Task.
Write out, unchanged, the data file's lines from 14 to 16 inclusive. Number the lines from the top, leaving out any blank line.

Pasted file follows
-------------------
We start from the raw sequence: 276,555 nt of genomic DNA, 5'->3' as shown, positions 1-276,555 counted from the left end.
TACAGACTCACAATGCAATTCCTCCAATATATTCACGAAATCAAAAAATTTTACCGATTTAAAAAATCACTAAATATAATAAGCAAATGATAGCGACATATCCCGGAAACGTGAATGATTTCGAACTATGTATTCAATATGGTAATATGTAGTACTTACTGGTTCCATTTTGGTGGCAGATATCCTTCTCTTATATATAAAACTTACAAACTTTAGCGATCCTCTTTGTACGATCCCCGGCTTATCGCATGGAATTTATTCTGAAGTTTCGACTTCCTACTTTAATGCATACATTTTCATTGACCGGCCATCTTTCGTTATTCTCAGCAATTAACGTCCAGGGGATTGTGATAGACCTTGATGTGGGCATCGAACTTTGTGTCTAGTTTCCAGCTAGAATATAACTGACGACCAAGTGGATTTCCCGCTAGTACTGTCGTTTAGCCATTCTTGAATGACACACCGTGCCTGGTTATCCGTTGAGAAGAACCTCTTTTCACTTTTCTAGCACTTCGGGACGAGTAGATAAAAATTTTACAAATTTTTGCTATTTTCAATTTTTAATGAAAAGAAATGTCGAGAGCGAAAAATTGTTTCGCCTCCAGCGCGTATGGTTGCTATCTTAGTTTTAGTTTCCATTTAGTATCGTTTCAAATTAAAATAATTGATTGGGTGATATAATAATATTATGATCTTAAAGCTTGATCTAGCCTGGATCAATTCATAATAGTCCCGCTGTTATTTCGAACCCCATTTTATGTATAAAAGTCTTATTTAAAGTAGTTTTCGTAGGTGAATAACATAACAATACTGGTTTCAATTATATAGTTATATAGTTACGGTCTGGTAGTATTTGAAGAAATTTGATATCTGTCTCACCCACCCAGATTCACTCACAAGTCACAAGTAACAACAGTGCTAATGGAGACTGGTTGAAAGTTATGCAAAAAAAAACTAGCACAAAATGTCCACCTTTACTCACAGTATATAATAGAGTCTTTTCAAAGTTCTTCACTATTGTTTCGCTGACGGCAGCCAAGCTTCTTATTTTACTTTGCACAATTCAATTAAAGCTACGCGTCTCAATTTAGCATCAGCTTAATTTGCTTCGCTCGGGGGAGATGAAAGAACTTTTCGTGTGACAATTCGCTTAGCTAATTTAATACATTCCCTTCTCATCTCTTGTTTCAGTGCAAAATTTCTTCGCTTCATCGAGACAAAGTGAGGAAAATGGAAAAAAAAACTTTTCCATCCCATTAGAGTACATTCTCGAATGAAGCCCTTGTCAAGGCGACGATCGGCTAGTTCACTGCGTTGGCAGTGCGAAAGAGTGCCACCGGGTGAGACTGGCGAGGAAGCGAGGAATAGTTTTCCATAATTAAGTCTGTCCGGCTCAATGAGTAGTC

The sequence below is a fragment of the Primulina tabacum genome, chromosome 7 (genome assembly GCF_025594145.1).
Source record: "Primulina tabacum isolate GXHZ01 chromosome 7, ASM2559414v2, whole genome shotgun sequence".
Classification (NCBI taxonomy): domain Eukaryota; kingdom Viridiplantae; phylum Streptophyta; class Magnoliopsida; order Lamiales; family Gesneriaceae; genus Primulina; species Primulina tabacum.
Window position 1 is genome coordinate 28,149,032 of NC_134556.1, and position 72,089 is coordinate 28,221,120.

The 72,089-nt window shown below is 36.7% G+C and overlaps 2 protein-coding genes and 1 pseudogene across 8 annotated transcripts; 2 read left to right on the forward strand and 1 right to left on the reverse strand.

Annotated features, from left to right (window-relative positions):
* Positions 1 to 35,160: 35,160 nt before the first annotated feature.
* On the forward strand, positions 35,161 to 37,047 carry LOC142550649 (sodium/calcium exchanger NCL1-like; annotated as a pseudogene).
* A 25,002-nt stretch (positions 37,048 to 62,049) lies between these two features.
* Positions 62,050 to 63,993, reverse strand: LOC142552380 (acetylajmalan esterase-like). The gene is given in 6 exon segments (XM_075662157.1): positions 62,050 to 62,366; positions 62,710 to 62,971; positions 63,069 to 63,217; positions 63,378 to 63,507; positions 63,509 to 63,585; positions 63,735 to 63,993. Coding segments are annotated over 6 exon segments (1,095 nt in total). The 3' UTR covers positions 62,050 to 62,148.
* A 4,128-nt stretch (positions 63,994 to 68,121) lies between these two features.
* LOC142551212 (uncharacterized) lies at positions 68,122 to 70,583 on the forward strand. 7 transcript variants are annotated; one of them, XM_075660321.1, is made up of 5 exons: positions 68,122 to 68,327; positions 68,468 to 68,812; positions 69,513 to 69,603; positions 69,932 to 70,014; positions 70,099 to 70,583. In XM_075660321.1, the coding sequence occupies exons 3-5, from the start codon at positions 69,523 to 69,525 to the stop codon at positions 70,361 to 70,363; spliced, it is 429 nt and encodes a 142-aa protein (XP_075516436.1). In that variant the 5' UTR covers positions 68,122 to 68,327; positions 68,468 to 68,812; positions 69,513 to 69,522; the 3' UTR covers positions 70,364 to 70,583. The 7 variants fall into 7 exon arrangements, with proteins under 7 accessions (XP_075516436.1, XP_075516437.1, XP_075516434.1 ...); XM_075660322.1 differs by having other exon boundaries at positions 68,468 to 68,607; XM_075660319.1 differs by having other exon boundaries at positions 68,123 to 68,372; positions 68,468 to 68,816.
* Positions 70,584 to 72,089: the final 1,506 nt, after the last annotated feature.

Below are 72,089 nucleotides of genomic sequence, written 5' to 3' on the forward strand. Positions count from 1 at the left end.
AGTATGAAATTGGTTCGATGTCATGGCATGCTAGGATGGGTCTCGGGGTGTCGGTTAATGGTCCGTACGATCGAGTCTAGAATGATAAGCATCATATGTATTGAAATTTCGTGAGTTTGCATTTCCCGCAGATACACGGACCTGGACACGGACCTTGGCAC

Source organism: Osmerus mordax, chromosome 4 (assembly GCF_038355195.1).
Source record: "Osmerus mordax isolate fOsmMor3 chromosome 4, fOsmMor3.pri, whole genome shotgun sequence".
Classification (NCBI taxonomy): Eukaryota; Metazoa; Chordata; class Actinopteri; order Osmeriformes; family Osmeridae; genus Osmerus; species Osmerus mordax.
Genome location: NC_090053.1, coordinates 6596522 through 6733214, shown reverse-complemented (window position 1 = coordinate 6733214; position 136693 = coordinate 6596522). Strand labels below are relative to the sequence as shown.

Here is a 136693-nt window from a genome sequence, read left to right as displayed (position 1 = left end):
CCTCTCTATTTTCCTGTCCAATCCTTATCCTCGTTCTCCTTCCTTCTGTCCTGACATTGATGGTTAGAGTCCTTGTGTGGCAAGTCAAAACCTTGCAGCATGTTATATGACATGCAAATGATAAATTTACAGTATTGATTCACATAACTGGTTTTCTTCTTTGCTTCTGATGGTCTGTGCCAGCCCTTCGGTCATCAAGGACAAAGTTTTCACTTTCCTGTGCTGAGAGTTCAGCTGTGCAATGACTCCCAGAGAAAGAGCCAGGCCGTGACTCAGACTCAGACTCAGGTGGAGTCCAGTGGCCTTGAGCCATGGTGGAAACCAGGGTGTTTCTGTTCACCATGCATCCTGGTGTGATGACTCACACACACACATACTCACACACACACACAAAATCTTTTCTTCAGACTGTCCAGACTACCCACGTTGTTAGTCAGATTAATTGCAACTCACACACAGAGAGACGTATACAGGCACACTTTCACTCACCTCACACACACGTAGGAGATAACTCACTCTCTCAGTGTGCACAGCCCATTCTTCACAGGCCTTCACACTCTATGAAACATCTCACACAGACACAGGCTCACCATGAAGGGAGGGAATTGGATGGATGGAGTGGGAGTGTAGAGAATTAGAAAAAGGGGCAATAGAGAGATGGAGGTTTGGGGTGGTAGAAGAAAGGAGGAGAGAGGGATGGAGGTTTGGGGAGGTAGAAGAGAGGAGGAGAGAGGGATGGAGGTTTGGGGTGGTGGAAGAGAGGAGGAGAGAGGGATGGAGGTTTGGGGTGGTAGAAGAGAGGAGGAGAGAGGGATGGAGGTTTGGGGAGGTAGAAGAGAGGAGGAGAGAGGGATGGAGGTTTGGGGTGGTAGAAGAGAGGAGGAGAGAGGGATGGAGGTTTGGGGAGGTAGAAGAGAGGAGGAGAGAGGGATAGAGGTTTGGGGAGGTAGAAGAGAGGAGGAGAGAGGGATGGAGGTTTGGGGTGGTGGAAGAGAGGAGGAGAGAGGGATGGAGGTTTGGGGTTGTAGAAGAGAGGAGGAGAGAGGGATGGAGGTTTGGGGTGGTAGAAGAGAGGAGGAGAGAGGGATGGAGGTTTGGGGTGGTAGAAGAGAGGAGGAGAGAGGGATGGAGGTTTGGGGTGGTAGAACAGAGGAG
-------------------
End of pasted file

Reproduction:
* LOC142551212 (uncharacterized) lies at positions 68,122 to 70,583 on the forward strand. 7 transcript variants are annotated; one of them, XM_075660321.1, is made up of 5 exons: positions 68,122 to 68,327; positions 68,468 to 68,812; positions 69,513 to 69,603; positions 69,932 to 70,014; positions 70,099 to 70,583. In XM_075660321.1, the coding sequence occupies exons 3-5, from the start codon at positions 69,523 to 69,525 to the stop codon at positions 70,361 to 70,363; spliced, it is 429 nt and encodes a 142-aa protein (XP_075516436.1). In that variant the 5' UTR covers positions 68,122 to 68,327; positions 68,468 to 68,812; positions 69,513 to 69,522; the 3' UTR covers positions 70,364 to 70,583. The 7 variants fall into 7 exon arrangements, with proteins under 7 accessions (XP_075516436.1, XP_075516437.1, XP_075516434.1 ...); XM_075660322.1 differs by having other exon boundaries at positions 68,468 to 68,607; XM_075660319.1 differs by having other exon boundaries at positions 68,123 to 68,372; positions 68,468 to 68,816.
* Positions 70,584 to 72,089: the final 1,506 nt, after the last annotated feature.

Below are 72,089 nucleotides of genomic sequence, written 5' to 3' on the forward strand. Positions count from 1 at the left end.